I can't help woondering—would our crumbling financial giants like Lehman Brothers and Merrill Lynch be in such trouble if they'd followed common-sense ethical principles?
In my award-winning sixth book, Principled Profit: Marketing That Puts People First, I suggest a number of reasons to say no to a sale, focused on core ideas of honesty, integrity, and quality. In other words, successful businesses have standards both for how they behave and for whom they choose to do business with.So many of the loans coming apart in the subprime crisis didn't meet the basic criteria of quality—there was no assurance that the borrowers had enough resources to pay back the loans.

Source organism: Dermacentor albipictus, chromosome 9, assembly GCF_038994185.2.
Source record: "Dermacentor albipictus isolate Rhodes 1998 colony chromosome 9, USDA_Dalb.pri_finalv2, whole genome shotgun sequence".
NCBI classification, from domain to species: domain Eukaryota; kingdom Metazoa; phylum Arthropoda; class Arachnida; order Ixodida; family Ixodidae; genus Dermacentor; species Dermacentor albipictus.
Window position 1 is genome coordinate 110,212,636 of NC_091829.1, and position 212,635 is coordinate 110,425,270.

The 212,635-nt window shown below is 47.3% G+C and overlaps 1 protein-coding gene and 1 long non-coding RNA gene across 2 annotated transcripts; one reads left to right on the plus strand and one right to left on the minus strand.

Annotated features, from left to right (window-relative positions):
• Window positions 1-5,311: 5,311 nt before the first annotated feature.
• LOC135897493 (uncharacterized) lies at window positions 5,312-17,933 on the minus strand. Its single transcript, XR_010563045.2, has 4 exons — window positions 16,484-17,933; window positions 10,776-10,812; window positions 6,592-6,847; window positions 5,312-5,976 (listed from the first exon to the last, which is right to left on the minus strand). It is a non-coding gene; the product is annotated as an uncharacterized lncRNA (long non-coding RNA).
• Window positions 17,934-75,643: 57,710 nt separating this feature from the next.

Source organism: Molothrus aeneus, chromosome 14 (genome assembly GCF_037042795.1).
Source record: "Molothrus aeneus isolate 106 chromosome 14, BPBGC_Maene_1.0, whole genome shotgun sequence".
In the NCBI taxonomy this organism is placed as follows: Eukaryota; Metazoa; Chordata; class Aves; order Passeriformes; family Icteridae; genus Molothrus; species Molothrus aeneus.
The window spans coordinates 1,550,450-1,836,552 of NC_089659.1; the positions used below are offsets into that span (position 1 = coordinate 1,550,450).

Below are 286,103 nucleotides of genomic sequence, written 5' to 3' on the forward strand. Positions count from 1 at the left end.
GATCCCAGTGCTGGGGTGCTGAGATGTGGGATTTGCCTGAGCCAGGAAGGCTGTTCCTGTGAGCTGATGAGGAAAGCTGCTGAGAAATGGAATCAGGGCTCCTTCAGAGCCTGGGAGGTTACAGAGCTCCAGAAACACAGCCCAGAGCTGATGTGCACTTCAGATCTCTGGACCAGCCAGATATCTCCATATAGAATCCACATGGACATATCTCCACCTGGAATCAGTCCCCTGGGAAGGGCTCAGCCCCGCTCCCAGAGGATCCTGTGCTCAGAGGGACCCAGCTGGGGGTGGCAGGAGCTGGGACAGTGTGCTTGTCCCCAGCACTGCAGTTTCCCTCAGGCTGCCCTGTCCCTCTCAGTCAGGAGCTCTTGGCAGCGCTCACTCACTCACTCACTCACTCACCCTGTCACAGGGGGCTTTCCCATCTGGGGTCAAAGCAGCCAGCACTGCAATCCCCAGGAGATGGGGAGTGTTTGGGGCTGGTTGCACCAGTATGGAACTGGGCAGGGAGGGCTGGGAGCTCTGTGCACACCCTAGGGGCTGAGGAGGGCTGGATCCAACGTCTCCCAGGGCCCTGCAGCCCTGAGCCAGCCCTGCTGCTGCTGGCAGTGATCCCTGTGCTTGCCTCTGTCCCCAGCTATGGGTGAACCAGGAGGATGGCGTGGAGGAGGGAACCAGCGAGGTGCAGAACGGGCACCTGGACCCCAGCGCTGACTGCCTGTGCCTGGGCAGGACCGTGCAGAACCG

Yes, these loans provided a path to home ownership for many Americans who could not have otherwise afforded them—a worthy goal. But those ownerships turned out to be temporary, and those forced from their homes are now in worse shape. Perhaps if proper lending criteria had been applied, the market would have responded by lowering inflated home prices—and those who got burned would have had a safer and more secure path to real home ownership, and the financial titans wouldn't be fighting for air.
Oh, and one more question: Why was Bear Stearns considered worthy of a bailout (something I wasn't at all sure was a good idea) but not these latest casualties?